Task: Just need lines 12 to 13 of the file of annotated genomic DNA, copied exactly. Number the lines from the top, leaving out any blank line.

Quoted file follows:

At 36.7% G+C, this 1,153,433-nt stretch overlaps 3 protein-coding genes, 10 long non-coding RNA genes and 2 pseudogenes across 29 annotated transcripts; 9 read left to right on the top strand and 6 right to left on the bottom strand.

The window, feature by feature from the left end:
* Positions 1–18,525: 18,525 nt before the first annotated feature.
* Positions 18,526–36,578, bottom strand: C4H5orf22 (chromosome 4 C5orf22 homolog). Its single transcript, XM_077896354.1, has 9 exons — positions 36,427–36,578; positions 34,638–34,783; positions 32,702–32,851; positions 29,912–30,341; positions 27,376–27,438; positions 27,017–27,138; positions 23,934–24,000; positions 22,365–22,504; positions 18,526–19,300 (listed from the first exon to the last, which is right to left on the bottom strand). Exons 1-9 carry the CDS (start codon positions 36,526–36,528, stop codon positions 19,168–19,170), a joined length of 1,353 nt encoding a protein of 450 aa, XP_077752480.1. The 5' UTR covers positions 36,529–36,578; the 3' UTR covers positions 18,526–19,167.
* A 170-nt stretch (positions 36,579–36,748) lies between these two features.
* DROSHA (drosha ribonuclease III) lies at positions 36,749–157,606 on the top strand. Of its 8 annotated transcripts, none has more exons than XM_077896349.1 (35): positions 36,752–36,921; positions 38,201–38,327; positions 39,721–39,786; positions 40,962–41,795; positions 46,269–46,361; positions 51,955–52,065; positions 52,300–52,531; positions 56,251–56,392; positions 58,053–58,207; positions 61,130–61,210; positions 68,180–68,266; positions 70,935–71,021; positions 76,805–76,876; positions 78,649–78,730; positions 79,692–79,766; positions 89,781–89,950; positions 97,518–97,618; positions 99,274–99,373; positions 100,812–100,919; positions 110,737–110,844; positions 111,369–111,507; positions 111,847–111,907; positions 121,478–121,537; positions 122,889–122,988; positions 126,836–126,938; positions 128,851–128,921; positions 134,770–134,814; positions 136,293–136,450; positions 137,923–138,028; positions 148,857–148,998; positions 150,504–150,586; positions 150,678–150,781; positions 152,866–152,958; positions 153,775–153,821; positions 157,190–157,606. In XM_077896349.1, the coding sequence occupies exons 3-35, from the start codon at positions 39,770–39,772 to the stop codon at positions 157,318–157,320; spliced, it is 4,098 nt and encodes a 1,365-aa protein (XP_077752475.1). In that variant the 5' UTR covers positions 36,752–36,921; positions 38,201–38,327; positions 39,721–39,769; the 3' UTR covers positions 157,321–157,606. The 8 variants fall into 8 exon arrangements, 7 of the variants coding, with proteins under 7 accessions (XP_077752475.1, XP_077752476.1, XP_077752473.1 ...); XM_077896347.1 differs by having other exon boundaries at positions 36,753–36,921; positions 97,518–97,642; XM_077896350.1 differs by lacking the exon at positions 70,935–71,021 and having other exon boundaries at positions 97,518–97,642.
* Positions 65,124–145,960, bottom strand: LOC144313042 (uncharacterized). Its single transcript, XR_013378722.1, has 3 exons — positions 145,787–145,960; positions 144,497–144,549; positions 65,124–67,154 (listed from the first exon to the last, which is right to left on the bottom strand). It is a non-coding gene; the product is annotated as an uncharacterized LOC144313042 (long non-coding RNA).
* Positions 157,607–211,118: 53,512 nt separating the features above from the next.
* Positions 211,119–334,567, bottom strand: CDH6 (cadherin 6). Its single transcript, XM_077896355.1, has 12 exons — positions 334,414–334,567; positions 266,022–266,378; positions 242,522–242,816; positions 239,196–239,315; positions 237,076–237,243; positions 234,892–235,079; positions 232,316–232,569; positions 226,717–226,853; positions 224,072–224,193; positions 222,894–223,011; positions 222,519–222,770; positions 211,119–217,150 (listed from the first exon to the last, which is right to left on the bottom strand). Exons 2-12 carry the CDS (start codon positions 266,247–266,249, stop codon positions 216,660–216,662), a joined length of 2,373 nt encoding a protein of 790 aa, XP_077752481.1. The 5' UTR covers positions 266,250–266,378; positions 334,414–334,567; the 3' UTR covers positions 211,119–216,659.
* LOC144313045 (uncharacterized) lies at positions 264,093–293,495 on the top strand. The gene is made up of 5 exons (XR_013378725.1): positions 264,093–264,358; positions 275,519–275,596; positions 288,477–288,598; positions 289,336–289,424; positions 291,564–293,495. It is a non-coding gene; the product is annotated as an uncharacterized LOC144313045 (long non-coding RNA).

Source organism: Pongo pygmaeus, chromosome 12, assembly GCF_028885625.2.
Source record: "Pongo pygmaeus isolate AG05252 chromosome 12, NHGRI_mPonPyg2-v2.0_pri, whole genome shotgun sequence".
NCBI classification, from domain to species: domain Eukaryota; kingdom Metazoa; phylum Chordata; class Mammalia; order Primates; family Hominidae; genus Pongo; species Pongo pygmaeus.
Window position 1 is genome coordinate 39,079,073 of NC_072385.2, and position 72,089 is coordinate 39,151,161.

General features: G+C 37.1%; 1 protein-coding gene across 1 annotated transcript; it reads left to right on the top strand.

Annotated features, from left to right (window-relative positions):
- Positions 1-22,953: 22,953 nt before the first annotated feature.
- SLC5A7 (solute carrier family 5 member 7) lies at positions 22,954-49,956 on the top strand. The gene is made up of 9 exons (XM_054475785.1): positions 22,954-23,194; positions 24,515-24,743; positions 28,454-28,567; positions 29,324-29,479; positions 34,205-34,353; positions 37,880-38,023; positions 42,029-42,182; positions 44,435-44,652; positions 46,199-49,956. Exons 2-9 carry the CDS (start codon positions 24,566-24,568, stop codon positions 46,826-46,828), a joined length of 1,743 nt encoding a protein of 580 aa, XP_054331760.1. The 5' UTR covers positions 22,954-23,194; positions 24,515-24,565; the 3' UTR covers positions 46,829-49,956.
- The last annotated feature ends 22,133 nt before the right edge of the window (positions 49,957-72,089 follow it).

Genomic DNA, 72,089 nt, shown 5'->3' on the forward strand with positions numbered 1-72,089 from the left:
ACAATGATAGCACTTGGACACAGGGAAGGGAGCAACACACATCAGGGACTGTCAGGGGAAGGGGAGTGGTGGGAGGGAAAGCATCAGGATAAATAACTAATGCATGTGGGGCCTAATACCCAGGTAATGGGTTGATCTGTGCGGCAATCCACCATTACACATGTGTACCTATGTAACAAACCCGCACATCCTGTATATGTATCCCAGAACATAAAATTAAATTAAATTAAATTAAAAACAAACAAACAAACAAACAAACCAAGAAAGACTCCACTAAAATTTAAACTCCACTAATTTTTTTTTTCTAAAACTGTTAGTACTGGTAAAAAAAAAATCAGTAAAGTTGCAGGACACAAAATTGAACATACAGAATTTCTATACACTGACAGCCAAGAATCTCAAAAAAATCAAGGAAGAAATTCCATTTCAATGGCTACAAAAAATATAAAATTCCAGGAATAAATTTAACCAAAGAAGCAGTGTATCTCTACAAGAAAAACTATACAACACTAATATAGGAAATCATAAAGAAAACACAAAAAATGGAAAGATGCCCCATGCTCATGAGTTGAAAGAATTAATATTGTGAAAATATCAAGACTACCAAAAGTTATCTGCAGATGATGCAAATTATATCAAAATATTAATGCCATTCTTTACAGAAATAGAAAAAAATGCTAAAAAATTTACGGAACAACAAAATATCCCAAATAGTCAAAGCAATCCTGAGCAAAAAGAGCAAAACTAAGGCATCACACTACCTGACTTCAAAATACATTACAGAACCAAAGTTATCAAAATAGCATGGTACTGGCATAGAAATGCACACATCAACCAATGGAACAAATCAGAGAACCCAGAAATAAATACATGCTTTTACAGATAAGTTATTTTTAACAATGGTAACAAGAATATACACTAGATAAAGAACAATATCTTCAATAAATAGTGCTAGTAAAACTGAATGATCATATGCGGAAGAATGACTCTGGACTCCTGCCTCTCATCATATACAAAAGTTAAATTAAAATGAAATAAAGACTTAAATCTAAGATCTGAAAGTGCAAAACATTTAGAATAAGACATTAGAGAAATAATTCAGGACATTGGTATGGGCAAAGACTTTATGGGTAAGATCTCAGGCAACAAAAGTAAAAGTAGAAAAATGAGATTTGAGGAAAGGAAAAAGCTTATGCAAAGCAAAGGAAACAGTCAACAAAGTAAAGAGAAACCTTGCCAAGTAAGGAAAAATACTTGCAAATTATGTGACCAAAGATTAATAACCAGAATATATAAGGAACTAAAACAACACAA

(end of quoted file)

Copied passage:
Source record: "Pongo pygmaeus isolate AG05252 chromosome 12, NHGRI_mPonPyg2-v2.0_pri, whole genome shotgun sequence".
NCBI classification, from domain to species: domain Eukaryota; kingdom Metazoa; phylum Chordata; class Mammalia; order Primates; family Hominidae; genus Pongo; species Pongo pygmaeus.